Respectful Insolence

Me and Orlando Bloom

Note: We’re back in the U.S. However, it is a long holiday weekend here in the States, much like last weekend’s Bank Holiday weekend in England. Consequently, blogging will be mellow until Tuesday. Don’t worry, things will return to normal soon enough, but since traffic’s down due to over a week of mostly reruns and it’s even further down this weekend, probably due to the holidays, I thought a little photoblogging from our recent vacation might be in order. (Don’t worry; I haven’t forgotten about some pictures from my stop by the Royal London Homeopathic Hospital, but those will probably have to wait until sometime next week. I want to post them on a day when traffic returns to normal for the widest possible distribution.)

Friday night, August 24. Our first night in London. Utterly exhausted, we had crashed for a few hours in the afternoon after having arrived at our hotel. Hours later, we hit the town looking for a place to eat. We found one, a good one, on St. Martin’s Lane, at an Italian restaurant, of all things, a place called Bertorelli, which I recommend if you’re ever in the West End. By the time we finished our meal, it was around 10:15 PM.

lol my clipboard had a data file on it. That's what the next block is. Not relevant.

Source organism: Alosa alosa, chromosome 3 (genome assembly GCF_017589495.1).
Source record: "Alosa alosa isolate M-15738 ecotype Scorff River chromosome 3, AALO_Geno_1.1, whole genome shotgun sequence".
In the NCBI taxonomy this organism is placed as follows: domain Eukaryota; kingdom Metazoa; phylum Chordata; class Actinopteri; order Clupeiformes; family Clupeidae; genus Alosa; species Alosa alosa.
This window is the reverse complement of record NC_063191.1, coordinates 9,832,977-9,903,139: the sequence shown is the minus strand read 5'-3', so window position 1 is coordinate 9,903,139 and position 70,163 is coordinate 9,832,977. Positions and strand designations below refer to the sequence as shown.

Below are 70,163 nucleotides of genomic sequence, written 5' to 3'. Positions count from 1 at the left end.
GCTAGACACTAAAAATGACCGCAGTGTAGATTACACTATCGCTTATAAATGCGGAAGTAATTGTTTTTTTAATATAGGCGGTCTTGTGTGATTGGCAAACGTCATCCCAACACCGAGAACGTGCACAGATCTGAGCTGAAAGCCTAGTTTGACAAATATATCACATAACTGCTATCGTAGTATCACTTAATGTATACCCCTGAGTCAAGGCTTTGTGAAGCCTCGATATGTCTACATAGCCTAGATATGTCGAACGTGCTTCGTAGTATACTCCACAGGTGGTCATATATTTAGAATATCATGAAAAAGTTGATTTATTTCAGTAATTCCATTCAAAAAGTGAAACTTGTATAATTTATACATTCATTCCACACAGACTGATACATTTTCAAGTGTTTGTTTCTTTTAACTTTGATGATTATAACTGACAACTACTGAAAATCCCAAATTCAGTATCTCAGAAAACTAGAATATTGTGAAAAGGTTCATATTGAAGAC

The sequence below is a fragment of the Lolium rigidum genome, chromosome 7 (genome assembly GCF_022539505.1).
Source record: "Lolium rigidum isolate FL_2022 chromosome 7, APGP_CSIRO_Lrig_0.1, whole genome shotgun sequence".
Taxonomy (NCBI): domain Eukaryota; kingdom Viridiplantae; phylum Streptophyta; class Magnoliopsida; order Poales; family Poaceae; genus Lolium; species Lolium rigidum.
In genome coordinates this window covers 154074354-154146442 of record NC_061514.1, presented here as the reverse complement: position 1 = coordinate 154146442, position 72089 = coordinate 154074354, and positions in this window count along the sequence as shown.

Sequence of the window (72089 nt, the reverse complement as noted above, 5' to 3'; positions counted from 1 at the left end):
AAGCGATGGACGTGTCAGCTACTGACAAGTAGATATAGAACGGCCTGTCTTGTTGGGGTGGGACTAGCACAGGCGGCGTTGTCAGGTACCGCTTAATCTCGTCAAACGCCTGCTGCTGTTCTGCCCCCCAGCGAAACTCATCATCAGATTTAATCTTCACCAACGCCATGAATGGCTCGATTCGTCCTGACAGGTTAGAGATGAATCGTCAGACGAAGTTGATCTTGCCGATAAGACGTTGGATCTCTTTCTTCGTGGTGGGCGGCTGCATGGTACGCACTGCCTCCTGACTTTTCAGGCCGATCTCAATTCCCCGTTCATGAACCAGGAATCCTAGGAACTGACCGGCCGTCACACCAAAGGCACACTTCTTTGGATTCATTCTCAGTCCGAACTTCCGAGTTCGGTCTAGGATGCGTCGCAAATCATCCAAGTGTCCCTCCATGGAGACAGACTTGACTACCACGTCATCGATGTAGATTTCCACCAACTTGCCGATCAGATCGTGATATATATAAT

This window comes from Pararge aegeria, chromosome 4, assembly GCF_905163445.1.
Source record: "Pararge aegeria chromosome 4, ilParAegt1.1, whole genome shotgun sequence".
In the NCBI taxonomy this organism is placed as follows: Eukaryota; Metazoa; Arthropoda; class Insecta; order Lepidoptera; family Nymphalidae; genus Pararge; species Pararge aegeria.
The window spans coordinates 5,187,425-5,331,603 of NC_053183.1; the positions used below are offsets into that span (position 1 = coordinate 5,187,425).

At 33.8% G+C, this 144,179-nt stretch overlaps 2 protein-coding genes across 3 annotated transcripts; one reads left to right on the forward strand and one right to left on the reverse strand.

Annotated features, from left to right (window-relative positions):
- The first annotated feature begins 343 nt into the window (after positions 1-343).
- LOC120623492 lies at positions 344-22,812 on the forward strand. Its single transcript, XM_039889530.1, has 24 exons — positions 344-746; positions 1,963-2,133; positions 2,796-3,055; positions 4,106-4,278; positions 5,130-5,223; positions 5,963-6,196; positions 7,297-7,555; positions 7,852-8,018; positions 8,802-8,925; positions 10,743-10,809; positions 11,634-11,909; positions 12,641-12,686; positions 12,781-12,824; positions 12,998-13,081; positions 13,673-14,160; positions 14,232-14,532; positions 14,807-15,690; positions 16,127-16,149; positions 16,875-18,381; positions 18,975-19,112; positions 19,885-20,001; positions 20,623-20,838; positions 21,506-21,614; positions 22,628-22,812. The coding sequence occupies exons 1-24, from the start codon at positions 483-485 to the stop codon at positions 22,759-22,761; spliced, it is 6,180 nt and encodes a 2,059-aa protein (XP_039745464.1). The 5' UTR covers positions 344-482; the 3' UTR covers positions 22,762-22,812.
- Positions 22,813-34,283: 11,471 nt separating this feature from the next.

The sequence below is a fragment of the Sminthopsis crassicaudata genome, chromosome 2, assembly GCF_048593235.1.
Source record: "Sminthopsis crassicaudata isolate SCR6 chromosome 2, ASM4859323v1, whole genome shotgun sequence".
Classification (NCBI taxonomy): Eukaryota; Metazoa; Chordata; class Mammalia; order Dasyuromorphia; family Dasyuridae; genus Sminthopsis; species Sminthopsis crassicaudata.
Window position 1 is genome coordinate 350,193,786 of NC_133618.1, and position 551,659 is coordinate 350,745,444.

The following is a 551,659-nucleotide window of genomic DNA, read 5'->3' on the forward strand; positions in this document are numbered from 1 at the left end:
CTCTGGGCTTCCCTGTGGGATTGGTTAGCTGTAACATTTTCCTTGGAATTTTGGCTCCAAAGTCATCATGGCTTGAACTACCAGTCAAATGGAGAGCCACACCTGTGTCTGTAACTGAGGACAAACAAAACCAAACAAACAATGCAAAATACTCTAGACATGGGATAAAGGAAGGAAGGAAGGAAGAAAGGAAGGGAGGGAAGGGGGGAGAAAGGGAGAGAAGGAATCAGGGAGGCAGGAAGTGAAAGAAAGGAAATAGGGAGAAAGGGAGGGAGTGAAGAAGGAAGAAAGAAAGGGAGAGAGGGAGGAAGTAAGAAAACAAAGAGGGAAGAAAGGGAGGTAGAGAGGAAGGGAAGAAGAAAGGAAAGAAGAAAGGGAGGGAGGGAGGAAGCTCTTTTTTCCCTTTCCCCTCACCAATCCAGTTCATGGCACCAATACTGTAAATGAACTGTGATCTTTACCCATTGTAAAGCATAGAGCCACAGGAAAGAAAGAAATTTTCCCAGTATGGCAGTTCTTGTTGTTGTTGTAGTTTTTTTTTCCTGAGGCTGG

“You’re just in time,” our waiter told us as he took the bill.

“For what?” we asked.

“Orlando Bloom’ll be coming out of the theatre.”

“Orlando Bloom’ll be coming out of the theatre.”

After paying our bill, we went to investigate, and, sure enough, just down the street, a crowd had gathered outside the Duke of York Theatre, where, it was advertised, Orlando Bloom was appearing in a play called In Celebration. There were easily 100 people milling about the stage door, with a couple of beefy-looking guys with earpieces keeping them out of the alley leading to the door, and a car waiting. Curious, and not having anything better to do, we waited around with the rest. I managed to insinuate myself fairly close to the front of the mob, and I waited with the rest of them.

Time passed, and nothing much happened. The beefy guys appeared to be pulling individuals out of the crowd to line them up to greet the star as he emerged. I have no idea on what basis they were chosen to receive autographs. More time passed, and I was getting bored to the point of seriously considering abandoning this endeavor, when what to my wondering eyes should appear.